Recently, there has been a lot of talk in the news about "chalking." Some people claim it should be against the law and that it's unconstitutional, so we asked people in Connecticut what they thought.

I'm sure you've seen police or traffic enforcement officers use chalk to leave a little mark on a car's tire in order to help them track how long the vehicle stays in a given parking spot. Well, this practice may soon be banned forever thanks to a Michigan woman who took her case all the way to the U.S. Court of Appeals.

According to foxnews.com, Alison Taylor of Saginaw, Michigan had been loaded down with dozens of $15 parking tickets, most of which were issued after her car tire was chalked. Fed up, she decided to fight it based on the grounds of trespassing, that it was an illegal search, and a violation of her constitutional rights.

The case was dismissed in favor of the city by the U.S. District Court for the Eastern District of Michigan, but was then appealed to the U.S. Court of Appeals, Sixth Circuit, where it was reversed because the municipality was trying to raise revenue, not to protect the public against a safety risk.

I also found out, according to lohud.com, that the court cited a 2012 Supreme Court decision that declared that police use of a GPS device on a drug dealer's car would require a warrant. Both acts, though one is much lower tech, are intended to track a vehicle and trespasses upon a constitutionally protected area to obtain information.

In other words, if you chalk a car's tire when the car is parked legally, it's the same as initiating a search on someone who hasn't committed a crime.

We asked people in Connecticut through both Instagram and a Facebook post, if they consider chalking a tire to be unconstitutional. Here are the results of the Instagram poll:

So based on the U.S. Court of Appeals ruling, is this the end of the "chalking' process once and for all? Well not necessarily -- it's still kind of a grey area.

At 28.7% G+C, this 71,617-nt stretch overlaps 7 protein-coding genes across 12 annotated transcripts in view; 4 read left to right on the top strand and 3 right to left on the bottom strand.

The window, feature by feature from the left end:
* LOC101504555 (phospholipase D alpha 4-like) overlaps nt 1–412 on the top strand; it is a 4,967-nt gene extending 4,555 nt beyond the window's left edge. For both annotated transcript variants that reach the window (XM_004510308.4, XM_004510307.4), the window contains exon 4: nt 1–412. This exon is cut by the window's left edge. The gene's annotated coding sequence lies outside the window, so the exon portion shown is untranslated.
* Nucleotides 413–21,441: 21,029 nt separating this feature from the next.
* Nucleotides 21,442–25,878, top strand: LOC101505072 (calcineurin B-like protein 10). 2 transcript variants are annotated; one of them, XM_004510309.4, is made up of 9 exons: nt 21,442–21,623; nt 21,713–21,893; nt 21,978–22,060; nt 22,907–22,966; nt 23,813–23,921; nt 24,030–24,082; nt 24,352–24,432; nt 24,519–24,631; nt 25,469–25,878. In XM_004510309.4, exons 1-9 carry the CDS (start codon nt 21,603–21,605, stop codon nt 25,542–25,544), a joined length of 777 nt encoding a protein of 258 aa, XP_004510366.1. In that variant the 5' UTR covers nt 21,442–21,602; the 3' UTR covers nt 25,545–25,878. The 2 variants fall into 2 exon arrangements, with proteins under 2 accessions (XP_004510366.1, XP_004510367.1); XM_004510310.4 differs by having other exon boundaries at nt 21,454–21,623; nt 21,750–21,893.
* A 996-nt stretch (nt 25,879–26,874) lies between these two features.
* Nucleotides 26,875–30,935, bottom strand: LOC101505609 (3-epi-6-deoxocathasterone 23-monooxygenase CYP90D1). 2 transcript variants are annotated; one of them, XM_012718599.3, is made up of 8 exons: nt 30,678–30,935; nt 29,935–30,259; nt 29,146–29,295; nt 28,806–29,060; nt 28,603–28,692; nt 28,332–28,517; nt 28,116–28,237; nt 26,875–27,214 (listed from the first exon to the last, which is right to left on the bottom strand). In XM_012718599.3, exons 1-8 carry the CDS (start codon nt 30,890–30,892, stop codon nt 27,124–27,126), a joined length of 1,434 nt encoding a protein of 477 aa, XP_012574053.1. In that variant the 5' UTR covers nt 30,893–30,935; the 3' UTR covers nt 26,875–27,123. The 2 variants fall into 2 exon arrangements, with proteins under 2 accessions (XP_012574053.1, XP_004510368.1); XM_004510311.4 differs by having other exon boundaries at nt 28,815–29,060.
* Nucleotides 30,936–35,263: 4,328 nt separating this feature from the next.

Since the ruling went down based on the case in Michigan and since it was decided in a federal court, the case reverts back to the local court. It may very well be reconsidered in the states under that courts jurisdiction, which are Michigan, Ohio, Kentucky and Tennessee. So even though it's ruled unconstitutional, you would have to appeal the ticket, and that could take a substantial amount of time and money before your case is heard.

Here's some more feedback we got from our Facebook post asking the same question, if "chalking" tires is unconstitutional:

Cathy Spak Amodeo: Well- if you parked past the allotted time you pay the fee- there are other ways to record who was parked where at what time but they are more labor intensive and as a result, costly. I have no problem with chalking.

Fallon Castaneda: I recently read an article stating that it was found to be unconstitutional. It violates the fourth amendment If that’s the case, then no, it’s should not be allowed anywhere.

Lynn Negron: Amendment IV has nothing to do with chalking!
Amendment IV: The right of the people to be secure in their persons, houses, papers, and effects, against unreasonable searches and seizures, shall not be violated, and no Warrants shall issue, but upon probable cause, supported by Oath or affirmation, and particularly describing the place to be searched, and the persons or things to be seized.

Robert Reynolds: Yes it should be

Some local towns are now investigating more high tech alternatives to tire-chalking, like outfitting parking-enforcement vehicles with a system that combines a plate reader, camera and GPS.